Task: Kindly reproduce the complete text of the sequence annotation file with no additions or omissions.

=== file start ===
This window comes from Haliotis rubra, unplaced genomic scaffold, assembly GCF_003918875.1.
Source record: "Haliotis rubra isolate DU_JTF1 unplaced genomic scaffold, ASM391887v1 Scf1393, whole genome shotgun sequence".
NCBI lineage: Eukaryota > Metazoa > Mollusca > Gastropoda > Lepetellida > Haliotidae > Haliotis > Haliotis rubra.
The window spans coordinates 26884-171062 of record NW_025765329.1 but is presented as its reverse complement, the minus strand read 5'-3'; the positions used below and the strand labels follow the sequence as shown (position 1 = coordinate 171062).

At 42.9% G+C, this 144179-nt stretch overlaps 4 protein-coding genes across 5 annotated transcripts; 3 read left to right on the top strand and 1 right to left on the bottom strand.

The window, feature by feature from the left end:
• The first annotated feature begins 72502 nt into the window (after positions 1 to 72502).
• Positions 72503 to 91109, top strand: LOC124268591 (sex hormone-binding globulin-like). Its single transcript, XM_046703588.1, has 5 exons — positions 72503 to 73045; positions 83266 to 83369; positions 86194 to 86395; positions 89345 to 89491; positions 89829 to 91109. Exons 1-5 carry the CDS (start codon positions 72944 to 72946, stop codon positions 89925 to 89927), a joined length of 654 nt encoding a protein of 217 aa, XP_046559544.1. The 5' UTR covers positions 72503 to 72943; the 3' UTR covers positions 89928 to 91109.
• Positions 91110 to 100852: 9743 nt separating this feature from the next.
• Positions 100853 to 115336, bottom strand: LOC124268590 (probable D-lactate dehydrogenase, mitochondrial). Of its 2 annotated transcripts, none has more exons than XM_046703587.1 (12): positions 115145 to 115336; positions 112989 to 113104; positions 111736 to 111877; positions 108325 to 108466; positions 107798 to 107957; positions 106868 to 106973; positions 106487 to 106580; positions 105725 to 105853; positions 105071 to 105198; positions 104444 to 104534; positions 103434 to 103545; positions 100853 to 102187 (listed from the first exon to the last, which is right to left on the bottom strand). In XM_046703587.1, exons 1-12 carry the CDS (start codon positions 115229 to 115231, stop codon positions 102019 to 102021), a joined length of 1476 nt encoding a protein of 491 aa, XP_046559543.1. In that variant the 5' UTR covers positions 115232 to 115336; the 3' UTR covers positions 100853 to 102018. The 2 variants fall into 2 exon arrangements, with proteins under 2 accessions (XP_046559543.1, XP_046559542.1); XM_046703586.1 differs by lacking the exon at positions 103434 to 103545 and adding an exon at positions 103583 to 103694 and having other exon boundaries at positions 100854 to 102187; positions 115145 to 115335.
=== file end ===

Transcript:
This window comes from Haliotis rubra, unplaced genomic scaffold, assembly GCF_003918875.1.
Source record: "Haliotis rubra isolate DU_JTF1 unplaced genomic scaffold, ASM391887v1 Scf1393, whole genome shotgun sequence".
NCBI lineage: Eukaryota > Metazoa > Mollusca > Gastropoda > Lepetellida > Haliotidae > Haliotis > Haliotis rubra.
The window spans coordinates 26884-171062 of record NW_025765329.1 but is presented as its reverse complement, the minus strand read 5'-3'; the positions used below and the strand labels follow the sequence as shown (position 1 = coordinate 171062).

At 42.9% G+C, this 144179-nt stretch overlaps 4 protein-coding genes across 5 annotated transcripts; 3 read left to right on the top strand and 1 right to left on the bottom strand.

The window, feature by feature from the left end:
• The first annotated feature begins 72502 nt into the window (after positions 1 to 72502).
• Positions 72503 to 91109, top strand: LOC124268591 (sex hormone-binding globulin-like). Its single transcript, XM_046703588.1, has 5 exons — positions 72503 to 73045; positions 83266 to 83369; positions 86194 to 86395; positions 89345 to 89491; positions 89829 to 91109. Exons 1-5 carry the CDS (start codon positions 72944 to 72946, stop codon positions 89925 to 89927), a joined length of 654 nt encoding a protein of 217 aa, XP_046559544.1. The 5' UTR covers positions 72503 to 72943; the 3' UTR covers positions 89928 to 91109.
• Positions 91110 to 100852: 9743 nt separating this feature from the next.
• Positions 100853 to 115336, bottom strand: LOC124268590 (probable D-lactate dehydrogenase, mitochondrial). Of its 2 annotated transcripts, none has more exons than XM_046703587.1 (12): positions 115145 to 115336; positions 112989 to 113104; positions 111736 to 111877; positions 108325 to 108466; positions 107798 to 107957; positions 106868 to 106973; positions 106487 to 106580; positions 105725 to 105853; positions 105071 to 105198; positions 104444 to 104534; positions 103434 to 103545; positions 100853 to 102187 (listed from the first exon to the last, which is right to left on the bottom strand). In XM_046703587.1, exons 1-12 carry the CDS (start codon positions 115229 to 115231, stop codon positions 102019 to 102021), a joined length of 1476 nt encoding a protein of 491 aa, XP_046559543.1. In that variant the 5' UTR covers positions 115232 to 115336; the 3' UTR covers positions 100853 to 102018. The 2 variants fall into 2 exon arrangements, with proteins under 2 accessions (XP_046559543.1, XP_046559542.1); XM_046703586.1 differs by lacking the exon at positions 103434 to 103545 and adding an exon at positions 103583 to 103694 and having other exon boundaries at positions 100854 to 102187; positions 115145 to 115335.